This week's morsel comes from 12 Steps on the Buddha's Path, an inspiring firsthand account of what happens when life seems hopeless and the miracle of finding out that it’s anything but. The author describes her own journey of recovery from alcoholism and marks out the path that allowed her to emerge from that darkness as a wise and compassionate person living a life that is joyous and free. This book is a powerful and enriching synthesis of the 12-Step recovery programs and the Noble Eightfold Path of Buddhism. In this selection, the author contemplates metta and karuna practice, while struggling with her own prejudices.
Learning about compassion in sobriety was a rocky road for me. In my New York City neighborhood, I encountered panhandlers on almost every corner. I averted my eyes and walked past them, often as they called out to me, “Please help me get something to eat.” I felt sorry for them—poor them—but there was no way I’d give them money because I was sure they were all alcoholics and drug addicts and I didn’t want to enable them to buy booze and drugs. My withholding was good for them, wasn’t it? It felt terrible.
So every day as I walked home from my office—about 20 minutes away—I bought a bunch of bananas from a street vendor and distributed them to everyone who asked me for money. Some of the panhandlers were genuinely happy to have the fruit, but I tended to remember only the one who threw it back at me. The lesson I began to learn through the Dharma was that spontaneity is a critical ingredient in generosity. If I had to stop and think about what people might use my gift for or whether or not they would be adequately grateful, I was not experiencing or expressing generosity. I continued to buy bananas for the walk home, but I began to also carry a pocketful of quarters too and to give one to whoever asked me for money before I offered them fruit.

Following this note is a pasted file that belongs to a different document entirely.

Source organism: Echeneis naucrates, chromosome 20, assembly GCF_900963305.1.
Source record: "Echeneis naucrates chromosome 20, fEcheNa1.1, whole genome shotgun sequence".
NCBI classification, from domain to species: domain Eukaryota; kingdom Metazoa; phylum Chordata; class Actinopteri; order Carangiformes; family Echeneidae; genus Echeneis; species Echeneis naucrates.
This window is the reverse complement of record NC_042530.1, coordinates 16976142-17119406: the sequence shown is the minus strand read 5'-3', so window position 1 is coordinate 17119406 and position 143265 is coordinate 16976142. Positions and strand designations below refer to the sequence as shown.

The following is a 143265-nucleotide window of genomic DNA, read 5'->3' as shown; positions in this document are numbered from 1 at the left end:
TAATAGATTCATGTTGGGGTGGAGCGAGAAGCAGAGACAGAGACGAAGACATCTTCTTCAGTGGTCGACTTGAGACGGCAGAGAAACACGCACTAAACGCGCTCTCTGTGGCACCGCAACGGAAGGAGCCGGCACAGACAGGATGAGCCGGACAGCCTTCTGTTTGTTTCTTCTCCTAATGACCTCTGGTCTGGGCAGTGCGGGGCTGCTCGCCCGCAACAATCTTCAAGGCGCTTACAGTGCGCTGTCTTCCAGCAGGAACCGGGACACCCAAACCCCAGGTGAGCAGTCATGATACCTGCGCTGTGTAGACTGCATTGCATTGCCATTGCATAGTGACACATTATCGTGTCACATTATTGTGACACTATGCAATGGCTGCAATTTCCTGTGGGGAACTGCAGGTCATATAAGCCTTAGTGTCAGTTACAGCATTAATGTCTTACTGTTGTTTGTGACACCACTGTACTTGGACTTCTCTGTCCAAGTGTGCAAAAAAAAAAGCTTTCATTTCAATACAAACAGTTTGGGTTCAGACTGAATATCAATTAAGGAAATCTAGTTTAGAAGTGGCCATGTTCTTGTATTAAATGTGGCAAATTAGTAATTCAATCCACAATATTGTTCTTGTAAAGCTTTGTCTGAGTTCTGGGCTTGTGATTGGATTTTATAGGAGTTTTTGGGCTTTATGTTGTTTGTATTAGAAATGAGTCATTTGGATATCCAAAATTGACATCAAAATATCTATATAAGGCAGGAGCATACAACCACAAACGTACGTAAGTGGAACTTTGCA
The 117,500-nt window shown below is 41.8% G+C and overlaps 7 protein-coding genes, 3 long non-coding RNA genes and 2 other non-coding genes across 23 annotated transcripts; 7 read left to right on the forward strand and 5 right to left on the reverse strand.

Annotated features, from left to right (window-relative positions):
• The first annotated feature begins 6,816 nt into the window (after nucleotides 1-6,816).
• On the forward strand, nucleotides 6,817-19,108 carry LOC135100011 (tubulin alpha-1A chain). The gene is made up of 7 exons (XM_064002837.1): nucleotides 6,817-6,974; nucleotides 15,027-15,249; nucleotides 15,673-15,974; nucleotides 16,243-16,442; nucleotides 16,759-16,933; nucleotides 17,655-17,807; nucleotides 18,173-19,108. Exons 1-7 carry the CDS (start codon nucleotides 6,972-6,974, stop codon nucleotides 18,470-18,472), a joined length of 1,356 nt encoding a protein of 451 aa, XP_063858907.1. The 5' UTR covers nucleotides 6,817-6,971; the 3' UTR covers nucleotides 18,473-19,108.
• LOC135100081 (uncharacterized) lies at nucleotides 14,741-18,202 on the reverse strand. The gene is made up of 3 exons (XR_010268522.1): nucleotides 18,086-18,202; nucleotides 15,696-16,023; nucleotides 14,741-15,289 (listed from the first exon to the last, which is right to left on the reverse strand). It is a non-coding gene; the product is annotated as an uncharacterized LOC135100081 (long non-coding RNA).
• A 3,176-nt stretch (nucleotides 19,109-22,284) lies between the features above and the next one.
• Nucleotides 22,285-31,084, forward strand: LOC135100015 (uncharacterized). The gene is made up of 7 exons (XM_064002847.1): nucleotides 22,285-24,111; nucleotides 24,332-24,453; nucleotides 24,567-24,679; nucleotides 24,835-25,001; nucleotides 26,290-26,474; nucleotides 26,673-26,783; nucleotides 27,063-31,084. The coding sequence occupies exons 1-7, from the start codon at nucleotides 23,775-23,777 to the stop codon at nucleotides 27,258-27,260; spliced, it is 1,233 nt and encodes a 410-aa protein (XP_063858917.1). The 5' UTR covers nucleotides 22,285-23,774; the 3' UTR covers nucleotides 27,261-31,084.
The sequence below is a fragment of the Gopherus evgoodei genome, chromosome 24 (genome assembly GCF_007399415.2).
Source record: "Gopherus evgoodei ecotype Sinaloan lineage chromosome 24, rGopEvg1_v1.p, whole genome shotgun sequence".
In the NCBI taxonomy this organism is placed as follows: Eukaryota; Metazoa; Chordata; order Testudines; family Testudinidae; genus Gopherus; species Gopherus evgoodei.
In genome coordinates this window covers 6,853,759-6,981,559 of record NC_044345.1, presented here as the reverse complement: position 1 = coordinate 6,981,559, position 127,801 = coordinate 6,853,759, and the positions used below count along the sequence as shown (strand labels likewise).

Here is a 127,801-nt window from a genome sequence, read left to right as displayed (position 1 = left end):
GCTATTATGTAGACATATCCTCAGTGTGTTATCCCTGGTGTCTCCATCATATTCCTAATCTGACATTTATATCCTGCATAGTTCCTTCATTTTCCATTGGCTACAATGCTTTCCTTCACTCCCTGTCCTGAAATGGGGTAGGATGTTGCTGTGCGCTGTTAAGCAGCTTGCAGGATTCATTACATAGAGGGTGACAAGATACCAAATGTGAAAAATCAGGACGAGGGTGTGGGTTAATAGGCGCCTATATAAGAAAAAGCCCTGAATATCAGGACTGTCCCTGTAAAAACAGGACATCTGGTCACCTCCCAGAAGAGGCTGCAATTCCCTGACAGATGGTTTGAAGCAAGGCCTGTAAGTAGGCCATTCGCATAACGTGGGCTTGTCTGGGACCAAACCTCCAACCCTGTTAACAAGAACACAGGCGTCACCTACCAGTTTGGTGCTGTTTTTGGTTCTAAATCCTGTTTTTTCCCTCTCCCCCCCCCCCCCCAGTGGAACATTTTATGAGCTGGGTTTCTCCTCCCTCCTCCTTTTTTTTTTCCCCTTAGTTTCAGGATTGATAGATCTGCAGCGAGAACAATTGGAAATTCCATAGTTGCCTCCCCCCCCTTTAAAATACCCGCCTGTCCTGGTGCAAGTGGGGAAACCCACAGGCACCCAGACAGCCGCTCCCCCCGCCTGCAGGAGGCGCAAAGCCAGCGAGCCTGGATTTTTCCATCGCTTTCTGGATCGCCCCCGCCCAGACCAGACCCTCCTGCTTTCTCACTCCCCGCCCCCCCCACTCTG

My next step was to look at the people who asked me for money, to make eye contact except when the person was clearly mentally ill and might respond to eye contact with hostility. When I could look panhandlers in the eye, they became human beings, just like me, and I could experience that quivering of the heart that is truly compassion. Sometimes I gave more than a quarter. Once I took a woman with an infant into a market to buy diapers and formula. Sometimes I got “took,” but I didn’t mind, because having a more open heart was worth so much more to me than money.
Usually, compassion practice is done using one phrase, rather than four, as in practicing metta. The phrase I use most often is “May you be free of suffering.” Although I have done formal periods of compassion practice, repeatedly directing the phrase to the same groups I use in practicing lovingkindness, most often I do it informally and as spontaneously as I would hope to feel generosity or compassion should I see someone who is in pain. I find that I send compassionate wishes for the end of suffering to almost everyone who shares at an AA meeting. I even catch myself extending karuna to people I see on television. Since this practice is about cultivating compassion in oneself, there’s no contradiction in sending it to any being, in person or otherwise, who evokes it.
Since moving from New York City, I have fewer opportunities to “practice” compassion. I use it in many of the same type situations as lovingkindness, but because it is briefer, I tend to use it where there is a situation of spontaneity (such as driving past a group of obviously drunk men leaving a dilapidated bar) but I use metta with more foresight and intention.
There is not much difference for me between general expressions of compassion and those directed to someone suffering from or affected by alcoholism. I have found that karuna practice is cumulative, and the compassionate quivering of the heart and wishes for suffering to end occur more and more spontaneously. Its effects are remarkable in breaking down a sense of separation between ourselves and others, alcoholic or not.
You can learn more about 12 Steps on the Buddha's Path here.